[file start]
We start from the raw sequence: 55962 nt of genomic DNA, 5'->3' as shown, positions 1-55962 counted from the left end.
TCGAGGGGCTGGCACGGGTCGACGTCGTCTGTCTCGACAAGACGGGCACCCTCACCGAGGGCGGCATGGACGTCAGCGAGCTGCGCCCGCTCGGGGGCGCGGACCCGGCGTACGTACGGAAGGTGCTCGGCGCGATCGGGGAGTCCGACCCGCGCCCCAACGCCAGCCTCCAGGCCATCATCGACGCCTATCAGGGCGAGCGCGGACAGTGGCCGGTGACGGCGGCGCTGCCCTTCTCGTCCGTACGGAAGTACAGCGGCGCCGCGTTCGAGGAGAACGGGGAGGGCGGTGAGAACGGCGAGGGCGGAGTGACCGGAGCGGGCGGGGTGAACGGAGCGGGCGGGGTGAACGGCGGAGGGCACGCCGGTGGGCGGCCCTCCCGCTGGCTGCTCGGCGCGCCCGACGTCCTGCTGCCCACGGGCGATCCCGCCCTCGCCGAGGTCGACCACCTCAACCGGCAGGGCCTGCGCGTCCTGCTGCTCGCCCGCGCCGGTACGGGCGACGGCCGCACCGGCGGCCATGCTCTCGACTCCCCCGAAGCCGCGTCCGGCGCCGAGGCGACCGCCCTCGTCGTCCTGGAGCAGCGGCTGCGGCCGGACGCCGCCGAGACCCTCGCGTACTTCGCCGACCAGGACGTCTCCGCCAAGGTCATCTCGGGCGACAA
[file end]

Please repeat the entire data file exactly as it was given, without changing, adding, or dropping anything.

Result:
We start from the raw sequence: 55962 nt of genomic DNA, 5'->3' as shown, positions 1-55962 counted from the left end.
TCGAGGGGCTGGCACGGGTCGACGTCGTCTGTCTCGACAAGACGGGCACCCTCACCGAGGGCGGCATGGACGTCAGCGAGCTGCGCCCGCTCGGGGGCGCGGACCCGGCGTACGTACGGAAGGTGCTCGGCGCGATCGGGGAGTCCGACCCGCGCCCCAACGCCAGCCTCCAGGCCATCATCGACGCCTATCAGGGCGAGCGCGGACAGTGGCCGGTGACGGCGGCGCTGCCCTTCTCGTCCGTACGGAAGTACAGCGGCGCCGCGTTCGAGGAGAACGGGGAGGGCGGTGAGAACGGCGAGGGCGGAGTGACCGGAGCGGGCGGGGTGAACGGAGCGGGCGGGGTGAACGGCGGAGGGCACGCCGGTGGGCGGCCCTCCCGCTGGCTGCTCGGCGCGCCCGACGTCCTGCTGCCCACGGGCGATCCCGCCCTCGCCGAGGTCGACCACCTCAACCGGCAGGGCCTGCGCGTCCTGCTGCTCGCCCGCGCCGGTACGGGCGACGGCCGCACCGGCGGCCATGCTCTCGACTCCCCCGAAGCCGCGTCCGGCGCCGAGGCGACCGCCCTCGTCGTCCTGGAGCAGCGGCTGCGGCCGGACGCCGCCGAGACCCTCGCGTACTTCGCCGACCAGGACGTCTCCGCCAAGGTCATCTCGGGCGACAA